Johannesburg - Noloyiso Ntwana tried to take Minister of Public Works Thulas Nxesi to court to block him from prosecuting her for spending more than R60 million to renovate government ministers’ homes.
When that failed, Ntwana booked herself into a private hospital on the eve of the hearing.
But that didn’t deter the presiding officer, advocate Lesego Montsho SC, from continuing with the disciplinary hearing.
Montsho demanded a clear explanation for her absence, including a medical certificate.
When her second bid failed, Ntwana applied for a stay of prosecution, which also failed.
All these were part of Ntwana’s effort to secure her well-paying job in the department.
The renovations of the seven ministerial homes were done in 2009.
Ntwana was charged only last year following a long investigation by the Special Investigating Unit (SIU), after a request by Nxesi in 2011.
The initial trial was scheduled to commence on August 5 last year, but both the department and Ntwana agreed to postpone the case until September 2 to 6.
Montsho agreed to the postponement to allow the parties to prepare legal arguments after Ntwana had earlier indicated there was no legal basis to prosecute her.
On September 2, Ntwana absented herself due to ill-health, and the matter was postponed to September 23.
In her legal argument for the dropping of charges against her, she submitted: “It was only the General Public Service Sectoral Bargaining Council (the GPSSBC) that is empowered to resolve, through conciliation and arbitration, disputes in terms of the Labour Relations Act, No 66 of 1995 (as amended), which deals with disputes related to unfair dismissals, unfair labour practices, etc.”
It was then that the hearing heard that Ntwana had referred the matter to the GPSSBC and the matter was still pending.
She further argued that the allegations arose in 2009, but the charges were brought only in July 2013 – a period of four years – arguing that it was unfair to answer to allegations dating back that long.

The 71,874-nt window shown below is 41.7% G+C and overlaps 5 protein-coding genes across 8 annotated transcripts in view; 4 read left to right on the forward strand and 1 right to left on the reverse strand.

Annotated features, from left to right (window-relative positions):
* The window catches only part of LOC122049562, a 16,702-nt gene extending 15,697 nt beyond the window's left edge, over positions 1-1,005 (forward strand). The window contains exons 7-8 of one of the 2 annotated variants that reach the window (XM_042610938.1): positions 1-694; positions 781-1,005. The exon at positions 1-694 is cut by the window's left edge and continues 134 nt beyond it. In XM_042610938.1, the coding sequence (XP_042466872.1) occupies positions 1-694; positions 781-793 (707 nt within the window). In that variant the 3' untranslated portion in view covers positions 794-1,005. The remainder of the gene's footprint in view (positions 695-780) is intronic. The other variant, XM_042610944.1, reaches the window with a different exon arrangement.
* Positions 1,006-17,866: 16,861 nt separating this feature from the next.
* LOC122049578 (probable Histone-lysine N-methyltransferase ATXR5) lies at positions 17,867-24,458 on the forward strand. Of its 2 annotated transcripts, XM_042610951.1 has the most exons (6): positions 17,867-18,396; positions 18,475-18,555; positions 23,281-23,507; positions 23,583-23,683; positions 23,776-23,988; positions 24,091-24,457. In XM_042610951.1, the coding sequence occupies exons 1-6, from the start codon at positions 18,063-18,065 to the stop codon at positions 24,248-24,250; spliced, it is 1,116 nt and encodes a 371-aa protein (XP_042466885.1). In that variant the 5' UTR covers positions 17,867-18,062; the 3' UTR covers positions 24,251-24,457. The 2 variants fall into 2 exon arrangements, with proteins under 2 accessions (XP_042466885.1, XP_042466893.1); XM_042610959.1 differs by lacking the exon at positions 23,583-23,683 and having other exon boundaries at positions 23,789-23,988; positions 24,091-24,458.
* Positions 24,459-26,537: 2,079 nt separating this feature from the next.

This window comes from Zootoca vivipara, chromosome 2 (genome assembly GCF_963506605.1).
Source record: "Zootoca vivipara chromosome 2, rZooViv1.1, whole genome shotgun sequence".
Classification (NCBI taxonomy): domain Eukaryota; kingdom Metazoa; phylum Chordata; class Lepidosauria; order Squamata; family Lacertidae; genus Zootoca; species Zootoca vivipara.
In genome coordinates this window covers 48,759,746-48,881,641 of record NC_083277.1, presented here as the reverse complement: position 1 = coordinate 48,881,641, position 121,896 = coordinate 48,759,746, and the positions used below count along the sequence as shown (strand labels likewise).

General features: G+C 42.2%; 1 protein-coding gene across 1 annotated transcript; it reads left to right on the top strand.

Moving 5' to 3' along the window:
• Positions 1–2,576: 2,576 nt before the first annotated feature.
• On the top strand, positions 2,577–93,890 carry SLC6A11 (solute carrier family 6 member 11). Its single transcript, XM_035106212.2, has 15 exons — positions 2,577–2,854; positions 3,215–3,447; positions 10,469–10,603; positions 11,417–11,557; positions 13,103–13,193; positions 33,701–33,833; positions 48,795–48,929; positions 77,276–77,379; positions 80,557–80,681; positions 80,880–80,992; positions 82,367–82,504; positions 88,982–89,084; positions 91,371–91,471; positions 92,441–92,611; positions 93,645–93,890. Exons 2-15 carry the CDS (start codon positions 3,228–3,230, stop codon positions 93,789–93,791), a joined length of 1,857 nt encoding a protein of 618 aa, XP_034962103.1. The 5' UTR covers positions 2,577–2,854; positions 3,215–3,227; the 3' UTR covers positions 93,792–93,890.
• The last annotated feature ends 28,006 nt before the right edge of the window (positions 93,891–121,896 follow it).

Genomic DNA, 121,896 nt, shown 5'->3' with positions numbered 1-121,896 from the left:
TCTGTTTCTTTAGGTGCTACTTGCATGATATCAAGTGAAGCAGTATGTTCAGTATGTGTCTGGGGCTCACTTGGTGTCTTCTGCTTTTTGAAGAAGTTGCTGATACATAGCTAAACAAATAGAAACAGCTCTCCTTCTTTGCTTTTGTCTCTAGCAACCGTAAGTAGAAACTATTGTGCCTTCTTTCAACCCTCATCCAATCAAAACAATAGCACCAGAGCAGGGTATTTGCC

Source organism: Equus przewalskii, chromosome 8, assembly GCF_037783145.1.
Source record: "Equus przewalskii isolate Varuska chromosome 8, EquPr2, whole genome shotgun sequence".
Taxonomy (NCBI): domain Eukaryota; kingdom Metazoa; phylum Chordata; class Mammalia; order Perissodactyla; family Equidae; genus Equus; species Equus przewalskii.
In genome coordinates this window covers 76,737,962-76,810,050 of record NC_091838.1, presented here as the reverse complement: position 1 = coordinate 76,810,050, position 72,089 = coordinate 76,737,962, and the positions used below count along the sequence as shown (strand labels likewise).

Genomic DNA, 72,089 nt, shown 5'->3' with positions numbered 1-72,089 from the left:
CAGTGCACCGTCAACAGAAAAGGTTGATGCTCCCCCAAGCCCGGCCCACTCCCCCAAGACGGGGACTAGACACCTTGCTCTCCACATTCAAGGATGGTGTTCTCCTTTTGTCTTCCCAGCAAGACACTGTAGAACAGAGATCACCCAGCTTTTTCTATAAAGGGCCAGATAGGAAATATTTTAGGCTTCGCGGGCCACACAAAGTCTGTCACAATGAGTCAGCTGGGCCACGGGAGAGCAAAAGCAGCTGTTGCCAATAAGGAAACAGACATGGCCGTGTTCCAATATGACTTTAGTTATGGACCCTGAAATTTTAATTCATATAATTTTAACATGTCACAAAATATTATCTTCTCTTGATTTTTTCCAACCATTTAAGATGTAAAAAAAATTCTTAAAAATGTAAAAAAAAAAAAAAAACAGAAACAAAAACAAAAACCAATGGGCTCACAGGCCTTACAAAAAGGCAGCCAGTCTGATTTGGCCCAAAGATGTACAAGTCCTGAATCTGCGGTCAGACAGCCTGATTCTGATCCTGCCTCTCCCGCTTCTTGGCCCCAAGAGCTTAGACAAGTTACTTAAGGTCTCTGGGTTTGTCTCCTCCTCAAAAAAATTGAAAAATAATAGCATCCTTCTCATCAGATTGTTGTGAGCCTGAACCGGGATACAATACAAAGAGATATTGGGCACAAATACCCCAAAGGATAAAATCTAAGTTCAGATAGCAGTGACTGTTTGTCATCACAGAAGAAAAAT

Ntwana also said the former minister, Gwen Mahlangu-Nkabinde, was aware of the allegations against her but had chosen not to charge her.
Ntwana said Nxesi did not consider the misconduct and had no grounds to charge her.
The State opposed her arguments, saying that to discipline an employee was not an unfair labour practice. It further argued that disciplinary action can be stopped only if directed so by the Labour Court.
The State also said Ntwana was not employed by a particular minister but the department. It further said the delay was due to a lengthy investigation by the SIU, saying “preventing the department from prosecuting allegations against an employee would allow such employee to profit from her wrongdoing”.
Montsho endorsed the State’s view.
In her ruling, she said “the referral of the matter to the GPSSBC was an ill-conceived step which is not justified in terms of the applicable dispute resolution mechanisms (provided by the Labour Relations Act)”.
The matter was again postponed to November, but the matter had to be postponed again because Ntwana failed to provide the State with all paginated lever arch files.
Montsho then also noted that it was “a calculated attempt to forestall the hearing”.
Ntwana then terminated the services of her lawyer on November 28 and the case was postponed to January 13.
A new lawyer appeared and immediately asked for a postponement, arguing that Ntwana was admitted to hospital a day before her appearance. The matter was then postponed to February 3.
Attempts by the new lawyer, a Mr Kela, to stall the process ended with Ntwana deciding not to continue with the internal hearing.